My father’s name also was Paul. As in Celan. His father’s name: Benjamin.
As in Walter. Who flung himself from life, too, with vials of morphine.
In some hotel from which he could have reached safety but declined to.

Chose not to. Make it across. Though in fact none of us makes it across.
Aren’t we all in that same shitty hotel on that bridge in the shittiest world?
What was he thinking, namesake of my grandpa? Benjamin, Walter, knew all.

Past, future, all. He could see perfectly clearly the death he’d miss out on.
You’re in a room. Dark. You’re naked. Crushed on all sides by others naked.
Flesh-knobs. Hairy or smooth. Sweating against you. Shvitzing against you.

Benjamin would have played it all out in his mind like a fugue. Deathfugue.
The sweating, the stinking. And that moment you know you’re going to die,
and the moment past that, which, if you’re Benjamin, Walter, not grandpa,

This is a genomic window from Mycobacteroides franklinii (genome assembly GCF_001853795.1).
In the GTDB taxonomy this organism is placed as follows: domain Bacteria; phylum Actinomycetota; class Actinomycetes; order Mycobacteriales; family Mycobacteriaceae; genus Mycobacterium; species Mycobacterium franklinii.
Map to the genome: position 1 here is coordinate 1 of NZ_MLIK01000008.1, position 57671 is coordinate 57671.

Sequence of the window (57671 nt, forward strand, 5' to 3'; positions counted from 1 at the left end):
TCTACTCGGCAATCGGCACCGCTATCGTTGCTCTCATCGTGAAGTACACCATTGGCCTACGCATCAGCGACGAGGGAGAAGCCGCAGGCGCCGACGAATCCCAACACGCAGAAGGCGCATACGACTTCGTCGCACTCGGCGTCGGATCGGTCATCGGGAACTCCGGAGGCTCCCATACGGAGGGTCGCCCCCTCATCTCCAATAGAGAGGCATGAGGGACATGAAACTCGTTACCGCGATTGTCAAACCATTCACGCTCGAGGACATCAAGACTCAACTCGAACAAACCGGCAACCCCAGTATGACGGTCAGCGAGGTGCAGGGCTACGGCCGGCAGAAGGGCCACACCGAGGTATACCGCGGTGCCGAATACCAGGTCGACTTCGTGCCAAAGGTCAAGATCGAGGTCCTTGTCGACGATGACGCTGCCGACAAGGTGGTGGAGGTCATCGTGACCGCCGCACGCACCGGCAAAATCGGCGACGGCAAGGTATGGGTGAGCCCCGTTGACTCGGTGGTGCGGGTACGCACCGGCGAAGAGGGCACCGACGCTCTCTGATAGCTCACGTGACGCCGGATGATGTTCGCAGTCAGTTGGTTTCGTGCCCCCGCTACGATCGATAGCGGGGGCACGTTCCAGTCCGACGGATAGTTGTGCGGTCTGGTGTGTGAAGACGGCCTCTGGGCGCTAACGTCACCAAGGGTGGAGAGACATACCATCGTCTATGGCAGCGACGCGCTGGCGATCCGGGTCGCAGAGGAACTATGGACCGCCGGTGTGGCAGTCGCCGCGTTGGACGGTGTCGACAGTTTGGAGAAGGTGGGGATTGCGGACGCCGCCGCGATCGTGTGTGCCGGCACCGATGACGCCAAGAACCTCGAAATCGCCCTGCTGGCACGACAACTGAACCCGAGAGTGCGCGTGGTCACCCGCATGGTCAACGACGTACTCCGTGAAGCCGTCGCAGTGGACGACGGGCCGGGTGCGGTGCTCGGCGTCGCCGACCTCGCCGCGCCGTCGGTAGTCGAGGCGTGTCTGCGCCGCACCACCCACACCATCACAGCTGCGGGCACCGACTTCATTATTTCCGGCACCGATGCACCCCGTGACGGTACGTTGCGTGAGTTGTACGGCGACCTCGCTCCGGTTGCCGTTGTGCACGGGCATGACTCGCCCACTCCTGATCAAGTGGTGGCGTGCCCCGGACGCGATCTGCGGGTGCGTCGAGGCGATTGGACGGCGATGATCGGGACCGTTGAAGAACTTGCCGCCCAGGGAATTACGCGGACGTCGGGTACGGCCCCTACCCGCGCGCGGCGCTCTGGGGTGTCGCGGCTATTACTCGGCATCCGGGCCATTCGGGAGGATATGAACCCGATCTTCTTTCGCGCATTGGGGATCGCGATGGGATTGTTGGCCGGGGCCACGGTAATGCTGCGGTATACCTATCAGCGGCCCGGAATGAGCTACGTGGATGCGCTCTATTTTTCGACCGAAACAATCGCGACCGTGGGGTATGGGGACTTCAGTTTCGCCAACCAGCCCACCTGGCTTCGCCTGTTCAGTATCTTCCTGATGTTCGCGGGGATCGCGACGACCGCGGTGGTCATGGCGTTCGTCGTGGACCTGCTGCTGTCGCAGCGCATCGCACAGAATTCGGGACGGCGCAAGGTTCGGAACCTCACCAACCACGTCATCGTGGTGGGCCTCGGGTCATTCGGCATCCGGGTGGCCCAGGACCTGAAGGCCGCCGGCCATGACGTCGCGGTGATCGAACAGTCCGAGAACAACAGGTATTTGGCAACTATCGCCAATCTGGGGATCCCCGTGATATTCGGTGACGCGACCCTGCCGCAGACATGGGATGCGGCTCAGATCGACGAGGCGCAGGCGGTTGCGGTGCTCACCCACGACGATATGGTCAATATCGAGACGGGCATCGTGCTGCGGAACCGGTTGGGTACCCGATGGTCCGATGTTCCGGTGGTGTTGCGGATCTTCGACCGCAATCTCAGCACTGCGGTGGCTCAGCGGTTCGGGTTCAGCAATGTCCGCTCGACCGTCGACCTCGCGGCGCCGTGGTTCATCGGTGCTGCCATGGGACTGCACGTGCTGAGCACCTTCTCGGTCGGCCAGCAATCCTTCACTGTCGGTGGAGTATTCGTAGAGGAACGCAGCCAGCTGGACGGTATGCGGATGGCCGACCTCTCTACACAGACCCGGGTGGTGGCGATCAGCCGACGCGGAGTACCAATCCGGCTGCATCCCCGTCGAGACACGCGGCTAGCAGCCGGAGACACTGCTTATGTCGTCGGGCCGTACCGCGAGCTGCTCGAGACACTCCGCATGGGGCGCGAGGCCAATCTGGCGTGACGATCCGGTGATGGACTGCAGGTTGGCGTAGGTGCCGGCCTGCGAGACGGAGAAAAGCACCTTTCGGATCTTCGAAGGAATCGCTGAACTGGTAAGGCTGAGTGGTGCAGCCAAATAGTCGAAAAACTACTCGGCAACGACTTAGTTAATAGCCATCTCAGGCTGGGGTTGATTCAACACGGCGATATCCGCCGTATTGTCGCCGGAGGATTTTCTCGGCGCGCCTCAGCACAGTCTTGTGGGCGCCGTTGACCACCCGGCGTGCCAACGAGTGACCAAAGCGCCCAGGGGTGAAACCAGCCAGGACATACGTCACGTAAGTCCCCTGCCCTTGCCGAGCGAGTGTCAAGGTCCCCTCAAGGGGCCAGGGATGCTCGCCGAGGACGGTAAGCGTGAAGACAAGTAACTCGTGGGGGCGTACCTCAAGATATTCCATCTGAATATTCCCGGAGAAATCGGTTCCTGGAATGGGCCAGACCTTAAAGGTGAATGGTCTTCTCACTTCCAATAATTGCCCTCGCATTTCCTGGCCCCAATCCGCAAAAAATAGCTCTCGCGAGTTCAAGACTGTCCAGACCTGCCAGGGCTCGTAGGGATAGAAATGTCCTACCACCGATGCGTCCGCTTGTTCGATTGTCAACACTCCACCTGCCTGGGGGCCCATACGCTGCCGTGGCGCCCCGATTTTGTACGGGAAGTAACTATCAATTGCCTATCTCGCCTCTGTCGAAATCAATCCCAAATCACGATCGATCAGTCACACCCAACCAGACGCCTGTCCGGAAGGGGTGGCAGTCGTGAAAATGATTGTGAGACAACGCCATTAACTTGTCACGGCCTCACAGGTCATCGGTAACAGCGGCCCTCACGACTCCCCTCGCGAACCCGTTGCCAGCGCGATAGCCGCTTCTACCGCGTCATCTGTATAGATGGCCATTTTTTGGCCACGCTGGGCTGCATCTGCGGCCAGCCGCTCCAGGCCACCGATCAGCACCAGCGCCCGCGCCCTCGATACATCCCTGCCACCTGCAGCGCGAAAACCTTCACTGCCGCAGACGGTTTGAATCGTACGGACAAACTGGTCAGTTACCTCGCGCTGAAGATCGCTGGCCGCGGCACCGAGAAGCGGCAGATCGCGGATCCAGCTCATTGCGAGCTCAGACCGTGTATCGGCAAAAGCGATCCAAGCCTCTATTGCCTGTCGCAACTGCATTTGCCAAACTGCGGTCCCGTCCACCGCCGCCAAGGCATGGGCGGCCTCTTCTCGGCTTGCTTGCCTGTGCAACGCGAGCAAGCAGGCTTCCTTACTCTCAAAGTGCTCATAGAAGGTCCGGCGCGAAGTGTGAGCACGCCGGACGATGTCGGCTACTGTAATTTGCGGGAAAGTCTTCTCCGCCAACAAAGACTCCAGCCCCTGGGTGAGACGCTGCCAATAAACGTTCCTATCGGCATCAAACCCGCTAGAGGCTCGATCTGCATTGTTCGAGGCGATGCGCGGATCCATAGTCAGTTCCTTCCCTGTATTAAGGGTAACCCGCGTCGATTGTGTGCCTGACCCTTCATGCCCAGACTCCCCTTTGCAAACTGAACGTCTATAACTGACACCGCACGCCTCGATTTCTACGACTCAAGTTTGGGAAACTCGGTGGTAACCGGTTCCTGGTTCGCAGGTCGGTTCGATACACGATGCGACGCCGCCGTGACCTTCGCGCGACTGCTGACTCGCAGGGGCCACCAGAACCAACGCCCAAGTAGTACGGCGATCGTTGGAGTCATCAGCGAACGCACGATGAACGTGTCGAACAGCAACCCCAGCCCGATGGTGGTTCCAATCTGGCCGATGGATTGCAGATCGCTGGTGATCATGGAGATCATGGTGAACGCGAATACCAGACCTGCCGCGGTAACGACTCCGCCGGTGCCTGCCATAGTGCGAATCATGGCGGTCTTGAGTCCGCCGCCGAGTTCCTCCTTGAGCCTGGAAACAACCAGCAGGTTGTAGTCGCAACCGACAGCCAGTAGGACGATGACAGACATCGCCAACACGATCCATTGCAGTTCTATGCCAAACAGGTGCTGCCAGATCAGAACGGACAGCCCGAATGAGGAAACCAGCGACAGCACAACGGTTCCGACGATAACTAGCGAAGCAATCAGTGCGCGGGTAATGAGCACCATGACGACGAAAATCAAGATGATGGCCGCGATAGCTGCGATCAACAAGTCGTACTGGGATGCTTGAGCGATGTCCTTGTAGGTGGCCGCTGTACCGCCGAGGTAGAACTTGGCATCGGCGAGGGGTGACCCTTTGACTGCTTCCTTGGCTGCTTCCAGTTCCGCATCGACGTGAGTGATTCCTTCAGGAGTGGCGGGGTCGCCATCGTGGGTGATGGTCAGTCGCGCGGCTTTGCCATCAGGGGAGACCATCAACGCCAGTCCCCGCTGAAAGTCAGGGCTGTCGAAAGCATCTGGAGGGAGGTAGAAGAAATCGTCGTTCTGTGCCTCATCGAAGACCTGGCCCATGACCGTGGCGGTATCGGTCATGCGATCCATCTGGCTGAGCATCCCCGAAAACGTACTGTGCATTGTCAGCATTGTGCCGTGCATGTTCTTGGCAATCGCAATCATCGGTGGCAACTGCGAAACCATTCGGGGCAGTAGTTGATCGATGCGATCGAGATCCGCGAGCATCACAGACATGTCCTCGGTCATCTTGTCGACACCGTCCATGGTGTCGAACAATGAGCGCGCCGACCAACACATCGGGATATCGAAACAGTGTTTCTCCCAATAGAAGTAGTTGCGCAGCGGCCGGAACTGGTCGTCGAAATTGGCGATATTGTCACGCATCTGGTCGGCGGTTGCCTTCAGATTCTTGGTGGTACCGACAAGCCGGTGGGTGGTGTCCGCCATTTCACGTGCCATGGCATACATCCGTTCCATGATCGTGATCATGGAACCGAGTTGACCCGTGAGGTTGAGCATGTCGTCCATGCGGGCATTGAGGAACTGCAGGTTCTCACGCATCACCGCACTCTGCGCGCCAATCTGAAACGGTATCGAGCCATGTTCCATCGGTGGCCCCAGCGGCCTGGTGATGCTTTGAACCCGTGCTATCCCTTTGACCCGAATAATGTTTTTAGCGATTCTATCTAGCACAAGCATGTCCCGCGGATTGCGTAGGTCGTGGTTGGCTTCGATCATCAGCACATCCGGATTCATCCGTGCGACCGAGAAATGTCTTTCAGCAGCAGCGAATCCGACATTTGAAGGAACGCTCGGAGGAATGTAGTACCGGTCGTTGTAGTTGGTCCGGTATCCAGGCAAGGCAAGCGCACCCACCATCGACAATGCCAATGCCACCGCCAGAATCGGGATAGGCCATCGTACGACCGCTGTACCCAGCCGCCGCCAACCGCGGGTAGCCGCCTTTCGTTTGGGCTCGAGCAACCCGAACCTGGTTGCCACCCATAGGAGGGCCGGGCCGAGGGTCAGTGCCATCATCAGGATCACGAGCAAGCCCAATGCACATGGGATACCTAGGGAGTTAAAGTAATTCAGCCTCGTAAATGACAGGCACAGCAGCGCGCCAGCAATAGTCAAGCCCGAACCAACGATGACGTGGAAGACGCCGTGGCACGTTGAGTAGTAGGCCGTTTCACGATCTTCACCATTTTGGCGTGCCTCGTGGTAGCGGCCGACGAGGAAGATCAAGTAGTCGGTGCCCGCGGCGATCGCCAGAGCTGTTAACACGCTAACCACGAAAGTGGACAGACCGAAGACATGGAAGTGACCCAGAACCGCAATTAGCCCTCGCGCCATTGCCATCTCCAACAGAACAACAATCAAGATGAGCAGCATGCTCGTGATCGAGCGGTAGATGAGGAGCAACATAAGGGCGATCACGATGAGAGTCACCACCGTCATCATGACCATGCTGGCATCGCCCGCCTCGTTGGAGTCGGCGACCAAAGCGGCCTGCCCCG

you know already by heart: the searing through you you realize is your grief,
for humans, all humans, their world and their cosmos and oil-cloth stars.
All of it worse than your fear and grief for your own minor death.

So, gulp down the morphine quickly, because of your shame for the humans,
what humans can do to each other. Benjamin, grandfather, Walter;
Paul, father, Celan: all the names that ever existed wiped out in shame.

Celan on his bridge. Raskolnikov muttering Dostoevsky under his breath.
Jew on bridge. Raskolnikov-Dostoevsky still in my breath. Under my breath.
Black milk of daybreak. Aschenes Haar. Antschel-Celan. Ash. Breath.